UNITED NATIONS, June 2 (Xinhua) -- UN Undersecretary-General for Humanitarian Affairs Mark Lowcock on Tuesday asked donors to pledge generously so that "a tragedy of historic proportions" could be avoided in Yemen.
"Yemen is now on the precipice, right on the cliff edge, below which lies a tragedy of historic proportions," Lowcock told an online pledge conference for Yemen, co-sponsored by the United Nations (UN) and Saudi Arabia.
He asked donors for generous pledges consistent with their commitments last year, as well as for prompt payment and flexible financing to allow aid agencies to focus on where their needs are the greatest.
"I want in particular to warn that cutting funding to one part of the country or another because you are concerned about the behavior of those in control is tantamount to the collective punishment of the innocent and the vulnerable, people who have no say on who is in charge in the places they live," said Lowcock.
"Pledges will not save lives unless they are paid. And so far, most of the pledges made remain unpaid," he added.
Of the 41 major UN-supported programs in Yemen, more than 30 will close in the next few weeks unless additional funds are secured, he said. "COVID-19 rapid response teams are funded only until the end of June. Next month, we could start winding down treatment for severely malnourished children. Support for cholera facilities will also start to reduce," he said.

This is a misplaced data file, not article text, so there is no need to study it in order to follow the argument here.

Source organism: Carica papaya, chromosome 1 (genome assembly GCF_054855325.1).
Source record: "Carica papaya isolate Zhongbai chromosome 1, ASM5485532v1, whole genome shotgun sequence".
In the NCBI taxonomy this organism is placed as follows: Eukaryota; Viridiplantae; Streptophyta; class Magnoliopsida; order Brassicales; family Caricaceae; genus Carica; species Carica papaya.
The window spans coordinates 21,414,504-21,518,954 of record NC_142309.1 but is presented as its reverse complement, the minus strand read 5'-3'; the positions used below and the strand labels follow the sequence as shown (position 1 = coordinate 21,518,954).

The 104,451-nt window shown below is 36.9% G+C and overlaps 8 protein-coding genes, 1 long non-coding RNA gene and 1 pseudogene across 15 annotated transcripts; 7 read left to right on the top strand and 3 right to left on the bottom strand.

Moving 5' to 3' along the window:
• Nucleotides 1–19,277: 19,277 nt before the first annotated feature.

The situation in Yemen is catastrophic, said Lowcock, adding that COVID-19 is spreading rapidly across the country and the health system is in a state of collapse.
COVID-19 comes on top of the many problems already facing Yemen, such as economic collapse, a destroyed infrastructure, hunger, disease and displacement, he noted.
"Yemenis themselves say things are worse today than at any time in their recent history. And yet, so far this year, the world has offered less help than it did last year. Never have we had so little money for humanitarian action in Yemen this late in the year," he said. Enditem